End use of offensive ‘deaf and dumb’ terminologyMarch 8, 2020
I have a sibling who is hard of hearing and he is not happy. He is not happy at the use of the term ‘deaf and dumb’ by sections of the media, on social media and in casual conversations.
As his brother I may be biased but I think that most people will agree with me that in modern society it is very unacceptable that sections of the media would continue to use such an outdated and offensive term as ‘deaf and dumb’.
My brother was cross and very offended (and rightly so) that the term was used once again recently in a news report on a burglary in Waterford. Following complaints to the media outlet in question the term was changed to ‘hearing-impaired’.
You may ask as to the reason for the importance in using the correct language for those who are hearing impaired?
The word ‘dumb’, if you look it up in the dictionary, means stupid. Deaf and hard of hearing people are neither dumb or stupid. They have an opinion and they have a voice. They are not ‘silent’. They use sign language, lip-reading, vocalisations, and so on to communicate. They have families, friends, communities, and lives that are just as fulfilling as anyone else. They may be different, but they are not less.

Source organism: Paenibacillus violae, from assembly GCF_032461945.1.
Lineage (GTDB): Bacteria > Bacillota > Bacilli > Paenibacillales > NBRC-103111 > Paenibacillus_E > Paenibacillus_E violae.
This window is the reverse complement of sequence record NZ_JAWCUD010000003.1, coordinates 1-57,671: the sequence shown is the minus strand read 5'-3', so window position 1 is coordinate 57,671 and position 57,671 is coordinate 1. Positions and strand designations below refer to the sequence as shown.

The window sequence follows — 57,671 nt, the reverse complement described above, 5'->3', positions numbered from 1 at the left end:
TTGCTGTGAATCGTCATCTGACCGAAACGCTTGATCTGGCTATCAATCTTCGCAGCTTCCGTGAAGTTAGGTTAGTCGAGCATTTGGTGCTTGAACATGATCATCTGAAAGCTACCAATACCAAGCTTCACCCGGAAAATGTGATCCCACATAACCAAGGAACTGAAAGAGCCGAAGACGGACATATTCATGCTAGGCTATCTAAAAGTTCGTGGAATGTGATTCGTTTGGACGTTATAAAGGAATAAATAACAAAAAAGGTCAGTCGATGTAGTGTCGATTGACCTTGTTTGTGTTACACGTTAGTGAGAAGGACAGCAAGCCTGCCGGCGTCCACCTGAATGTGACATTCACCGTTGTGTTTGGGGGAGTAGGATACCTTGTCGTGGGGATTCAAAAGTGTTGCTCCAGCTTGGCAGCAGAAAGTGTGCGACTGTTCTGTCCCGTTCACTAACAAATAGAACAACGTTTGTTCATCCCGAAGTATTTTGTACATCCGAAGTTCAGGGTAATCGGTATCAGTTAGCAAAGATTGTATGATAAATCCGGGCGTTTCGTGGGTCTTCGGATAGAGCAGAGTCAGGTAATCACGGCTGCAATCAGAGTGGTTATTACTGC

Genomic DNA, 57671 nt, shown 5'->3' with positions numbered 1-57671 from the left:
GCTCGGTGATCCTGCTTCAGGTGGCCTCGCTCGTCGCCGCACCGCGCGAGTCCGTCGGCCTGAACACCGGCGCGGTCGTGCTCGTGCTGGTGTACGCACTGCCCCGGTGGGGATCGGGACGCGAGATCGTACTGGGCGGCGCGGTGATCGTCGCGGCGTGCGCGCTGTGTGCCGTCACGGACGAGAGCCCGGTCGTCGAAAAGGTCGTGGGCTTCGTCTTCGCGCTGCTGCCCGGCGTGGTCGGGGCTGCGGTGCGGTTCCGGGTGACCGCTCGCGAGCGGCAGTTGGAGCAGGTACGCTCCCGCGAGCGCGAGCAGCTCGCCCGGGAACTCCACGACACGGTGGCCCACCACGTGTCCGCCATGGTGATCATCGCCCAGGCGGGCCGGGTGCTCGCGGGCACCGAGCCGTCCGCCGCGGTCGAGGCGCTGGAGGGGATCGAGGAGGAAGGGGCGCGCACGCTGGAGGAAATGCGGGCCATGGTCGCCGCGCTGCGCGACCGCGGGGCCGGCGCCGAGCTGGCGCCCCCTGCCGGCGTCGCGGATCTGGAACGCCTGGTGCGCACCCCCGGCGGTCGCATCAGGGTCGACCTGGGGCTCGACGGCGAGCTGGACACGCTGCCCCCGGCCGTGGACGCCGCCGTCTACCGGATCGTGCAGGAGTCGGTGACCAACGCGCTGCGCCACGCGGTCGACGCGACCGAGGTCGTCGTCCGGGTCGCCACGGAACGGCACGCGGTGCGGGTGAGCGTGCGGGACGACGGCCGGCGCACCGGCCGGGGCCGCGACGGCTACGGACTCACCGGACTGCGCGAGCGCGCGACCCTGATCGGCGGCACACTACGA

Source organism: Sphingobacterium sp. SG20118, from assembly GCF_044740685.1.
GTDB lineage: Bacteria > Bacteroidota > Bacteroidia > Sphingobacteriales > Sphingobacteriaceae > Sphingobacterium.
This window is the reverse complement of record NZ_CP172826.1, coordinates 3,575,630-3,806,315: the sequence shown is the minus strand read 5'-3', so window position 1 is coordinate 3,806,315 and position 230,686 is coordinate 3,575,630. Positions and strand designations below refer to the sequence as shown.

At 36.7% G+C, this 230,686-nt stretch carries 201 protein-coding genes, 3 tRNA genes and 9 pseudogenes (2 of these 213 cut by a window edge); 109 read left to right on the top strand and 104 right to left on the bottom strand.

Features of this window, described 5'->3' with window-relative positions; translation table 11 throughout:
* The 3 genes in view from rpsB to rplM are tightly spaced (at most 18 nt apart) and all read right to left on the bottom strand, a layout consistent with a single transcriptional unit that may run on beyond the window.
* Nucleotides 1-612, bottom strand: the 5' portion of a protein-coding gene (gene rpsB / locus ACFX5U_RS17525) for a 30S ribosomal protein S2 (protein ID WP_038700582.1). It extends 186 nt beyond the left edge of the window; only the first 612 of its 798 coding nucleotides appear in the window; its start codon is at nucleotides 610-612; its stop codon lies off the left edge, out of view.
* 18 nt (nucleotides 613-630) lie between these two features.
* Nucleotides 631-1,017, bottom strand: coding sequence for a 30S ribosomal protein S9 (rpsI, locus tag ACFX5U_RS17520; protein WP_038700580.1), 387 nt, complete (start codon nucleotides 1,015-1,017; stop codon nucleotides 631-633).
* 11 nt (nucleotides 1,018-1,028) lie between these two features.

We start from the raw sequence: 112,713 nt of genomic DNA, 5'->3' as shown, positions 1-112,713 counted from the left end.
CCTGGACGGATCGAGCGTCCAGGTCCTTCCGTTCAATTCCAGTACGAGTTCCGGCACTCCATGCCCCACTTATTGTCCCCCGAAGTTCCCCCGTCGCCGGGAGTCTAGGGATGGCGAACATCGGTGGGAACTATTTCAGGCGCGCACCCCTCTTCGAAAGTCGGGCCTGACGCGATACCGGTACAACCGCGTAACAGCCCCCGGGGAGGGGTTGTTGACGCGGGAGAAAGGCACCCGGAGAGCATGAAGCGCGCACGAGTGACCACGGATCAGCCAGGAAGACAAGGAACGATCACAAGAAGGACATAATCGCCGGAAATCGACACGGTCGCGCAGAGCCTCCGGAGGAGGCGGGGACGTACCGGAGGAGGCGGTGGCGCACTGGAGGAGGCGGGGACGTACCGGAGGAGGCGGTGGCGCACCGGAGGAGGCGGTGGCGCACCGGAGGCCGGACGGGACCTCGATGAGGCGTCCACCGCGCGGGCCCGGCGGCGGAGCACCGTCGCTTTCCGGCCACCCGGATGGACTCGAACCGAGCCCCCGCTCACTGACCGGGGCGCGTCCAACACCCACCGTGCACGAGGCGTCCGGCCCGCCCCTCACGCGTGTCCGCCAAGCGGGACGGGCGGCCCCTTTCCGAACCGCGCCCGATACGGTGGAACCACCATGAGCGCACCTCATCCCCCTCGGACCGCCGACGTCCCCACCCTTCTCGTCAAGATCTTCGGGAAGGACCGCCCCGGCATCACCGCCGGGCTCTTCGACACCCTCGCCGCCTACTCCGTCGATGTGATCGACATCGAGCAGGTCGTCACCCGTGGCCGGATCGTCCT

Deaf and hard of hearing people have the right to choose what they wish to be called, either as a group or on an individual basis, and overwhelmingly they prefer to be called ‘deaf’ or ‘hard of hearing’. To my knowledge all organisations of the deaf community also prefer to use this term.
Words and labels can have a profound effect on people so show your respect for the deaf and hard of hearing by refusing to use terms that just shouldn’t be used any more. This is the 21st century and time to leave this type of outdated term in the past where it firmly belongs.